Art market boom leads to calls for regulation   2012-06-14 10:16:46


Tuo Zuhai, deputy director of the culture market department of the Ministry of Culture (Photo source: Hao Hongbo/China Economic Net)

By Li Xiao

BEIJING, June 14 (Xinhuanet) -- Once the preserve of the rich and powerful, the purchasing of art works is now much more common among regular Chinese people, from small bargains at Beijing's Pan Jia Yuan flea market to big deals amounting to hundred millions of yuan at auctions.

Statistics show that China overtook the United States to become the world's biggest market for art and antiques in 2011, with trade volumes totaling 195.9 billion yuan (US$30.7 billion). However, the boom has resulted in the unbalanced development of the market and loopholes in terms of both supervision and regulation.

China now leads global art auction sales with both the biggest sales revenue and highest auction results. Conversely, according to Tuo Zuhai, deputy director of the culture market department of the Ministry of Culture, in the primary market for art, the gallery industry in China is relatively underdeveloped, which has produced an imbalanced market structure.

Tuo suggested that China further foster and develop what is currently an immature art market, promoting structural adjustment. "With their rising incomes, Chinese people will show more enthusiasm for art works," he said. "The art market in China still has a lot of room to grow."

Tuo also called for more comprehensive regulations in order to control the Chinese art market. "Given the huge number of art consumers, investors and art lovers in China, the absence of trade regulations has led to various disputes and instances of fraud," he said.

According to Tuo if a consumer buys fake or substandard art works at a gallery, his rights and interests are protected in accordance with the Law on Consumer Legitimate Rights and Interests Protection. But if he gets cheated at an auction, there are no relevant protection regulations in the Auction Law. The lack of fair and open regulations in the art trade has caused continued disquiet among art investors.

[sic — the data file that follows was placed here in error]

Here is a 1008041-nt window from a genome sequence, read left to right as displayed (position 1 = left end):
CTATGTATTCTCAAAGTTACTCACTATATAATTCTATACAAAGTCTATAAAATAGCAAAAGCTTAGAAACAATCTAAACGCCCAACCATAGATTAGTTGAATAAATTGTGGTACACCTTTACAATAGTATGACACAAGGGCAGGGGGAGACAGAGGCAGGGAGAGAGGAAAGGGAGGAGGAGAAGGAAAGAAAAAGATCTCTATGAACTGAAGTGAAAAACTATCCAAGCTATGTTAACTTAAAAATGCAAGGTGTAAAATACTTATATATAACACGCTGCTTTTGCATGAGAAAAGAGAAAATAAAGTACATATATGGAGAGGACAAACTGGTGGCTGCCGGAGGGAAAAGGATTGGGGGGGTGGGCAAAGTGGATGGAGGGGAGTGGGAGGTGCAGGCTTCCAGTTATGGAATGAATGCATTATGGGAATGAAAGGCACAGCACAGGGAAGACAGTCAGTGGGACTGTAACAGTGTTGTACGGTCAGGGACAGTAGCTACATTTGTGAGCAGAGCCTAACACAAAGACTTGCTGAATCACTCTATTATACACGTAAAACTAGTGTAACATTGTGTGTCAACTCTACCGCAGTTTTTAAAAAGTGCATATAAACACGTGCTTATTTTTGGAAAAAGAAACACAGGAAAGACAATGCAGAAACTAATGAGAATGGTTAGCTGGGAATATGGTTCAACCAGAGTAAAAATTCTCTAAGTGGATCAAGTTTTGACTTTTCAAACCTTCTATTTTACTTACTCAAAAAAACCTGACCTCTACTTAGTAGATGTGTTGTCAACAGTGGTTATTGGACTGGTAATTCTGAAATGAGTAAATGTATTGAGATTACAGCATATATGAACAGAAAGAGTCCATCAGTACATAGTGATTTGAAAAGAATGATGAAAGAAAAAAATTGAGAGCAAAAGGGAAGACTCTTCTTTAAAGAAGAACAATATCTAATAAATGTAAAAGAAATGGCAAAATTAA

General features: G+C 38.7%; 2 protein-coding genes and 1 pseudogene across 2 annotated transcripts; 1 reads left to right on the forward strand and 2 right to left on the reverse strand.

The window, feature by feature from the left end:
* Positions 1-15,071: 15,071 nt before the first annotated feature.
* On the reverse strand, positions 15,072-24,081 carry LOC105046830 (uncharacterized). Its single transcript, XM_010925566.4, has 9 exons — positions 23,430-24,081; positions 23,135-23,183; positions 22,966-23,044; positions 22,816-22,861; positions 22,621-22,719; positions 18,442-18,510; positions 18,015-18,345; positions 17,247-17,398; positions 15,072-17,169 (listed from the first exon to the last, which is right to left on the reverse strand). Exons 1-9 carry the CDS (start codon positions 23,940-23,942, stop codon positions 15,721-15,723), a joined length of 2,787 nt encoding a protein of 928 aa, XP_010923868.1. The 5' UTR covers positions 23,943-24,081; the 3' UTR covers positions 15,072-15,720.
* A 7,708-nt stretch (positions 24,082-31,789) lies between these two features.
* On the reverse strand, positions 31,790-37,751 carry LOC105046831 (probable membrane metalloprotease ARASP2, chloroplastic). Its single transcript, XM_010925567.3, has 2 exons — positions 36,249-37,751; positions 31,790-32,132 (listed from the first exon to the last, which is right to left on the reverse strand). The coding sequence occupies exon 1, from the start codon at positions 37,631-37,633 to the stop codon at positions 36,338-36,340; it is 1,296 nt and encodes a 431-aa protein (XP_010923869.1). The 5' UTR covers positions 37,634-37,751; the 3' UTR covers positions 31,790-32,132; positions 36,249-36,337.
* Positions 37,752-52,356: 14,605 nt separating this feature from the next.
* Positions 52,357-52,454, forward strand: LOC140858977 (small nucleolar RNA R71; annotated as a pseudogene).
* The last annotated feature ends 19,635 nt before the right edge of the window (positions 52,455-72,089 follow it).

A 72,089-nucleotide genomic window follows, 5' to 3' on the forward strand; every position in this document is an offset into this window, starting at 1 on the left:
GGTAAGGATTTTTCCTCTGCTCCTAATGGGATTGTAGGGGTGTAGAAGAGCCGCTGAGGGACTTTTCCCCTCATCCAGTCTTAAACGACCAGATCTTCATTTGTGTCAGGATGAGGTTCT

The Ministry of Culture is now consulting professionals in both law and the art trade over legislation related to art market management. The draft will regulate the conditions of operating businesses in the art market, define tradable art works and protect the rights of the owner, consumer and traders of art works.

The ministry has also been devising sectoral rules to solve specific real-world problems, which will serve as the foundation of the future Art Law.

Each year, many people try their luck in the art market, but few are armed with the necessary knowledge which might help them to be successful, with some losing significant amounts of money. "The art market is even more complicated than the stock market. An art investor should adopt a rational attitude and do as much research work as one would do before speculating on the stock market," Tuo said.

Tuo suggested that regular consumers should take into account both their interests and realistic price considerations, and invest mainly in contemporary works and artists with fine potential who are currently unknown to the public.

Tuo also commented that in addition, the industry needs to train a batch of professional art agents who would be paid for investing in art on behalf of regular investors. He concluded that the industry should also set rules to regulate intermediary services including the identification and authentication of art works.


Editor: An
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